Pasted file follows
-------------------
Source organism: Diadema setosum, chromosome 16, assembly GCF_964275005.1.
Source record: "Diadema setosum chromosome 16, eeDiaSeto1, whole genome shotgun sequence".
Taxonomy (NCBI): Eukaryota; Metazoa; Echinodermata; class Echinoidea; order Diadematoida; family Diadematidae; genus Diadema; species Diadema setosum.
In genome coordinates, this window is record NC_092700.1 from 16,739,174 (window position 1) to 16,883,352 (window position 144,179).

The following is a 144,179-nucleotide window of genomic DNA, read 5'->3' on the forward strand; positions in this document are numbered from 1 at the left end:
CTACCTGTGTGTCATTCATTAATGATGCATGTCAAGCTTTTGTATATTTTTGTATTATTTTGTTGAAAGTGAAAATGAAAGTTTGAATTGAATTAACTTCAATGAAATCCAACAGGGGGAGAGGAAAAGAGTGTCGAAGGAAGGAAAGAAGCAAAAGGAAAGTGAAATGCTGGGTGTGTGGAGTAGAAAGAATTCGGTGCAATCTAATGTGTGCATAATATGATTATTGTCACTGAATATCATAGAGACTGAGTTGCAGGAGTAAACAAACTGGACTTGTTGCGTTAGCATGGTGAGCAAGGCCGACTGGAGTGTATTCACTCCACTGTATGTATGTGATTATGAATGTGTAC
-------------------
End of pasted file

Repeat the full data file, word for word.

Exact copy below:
Source organism: Diadema setosum, chromosome 16, assembly GCF_964275005.1.
Source record: "Diadema setosum chromosome 16, eeDiaSeto1, whole genome shotgun sequence".
Taxonomy (NCBI): Eukaryota; Metazoa; Echinodermata; class Echinoidea; order Diadematoida; family Diadematidae; genus Diadema; species Diadema setosum.
In genome coordinates, this window is record NC_092700.1 from 16,739,174 (window position 1) to 16,883,352 (window position 144,179).

The following is a 144,179-nucleotide window of genomic DNA, read 5'->3' on the forward strand; positions in this document are numbered from 1 at the left end:
CTACCTGTGTGTCATTCATTAATGATGCATGTCAAGCTTTTGTATATTTTTGTATTATTTTGTTGAAAGTGAAAATGAAAGTTTGAATTGAATTAACTTCAATGAAATCCAACAGGGGGAGAGGAAAAGAGTGTCGAAGGAAGGAAAGAAGCAAAAGGAAAGTGAAATGCTGGGTGTGTGGAGTAGAAAGAATTCGGTGCAATCTAATGTGTGCATAATATGATTATTGTCACTGAATATCATAGAGACTGAGTTGCAGGAGTAAACAAACTGGACTTGTTGCGTTAGCATGGTGAGCAAGGCCGACTGGAGTGTATTCACTCCACTGTATGTATGTGATTATGAATGTGTAC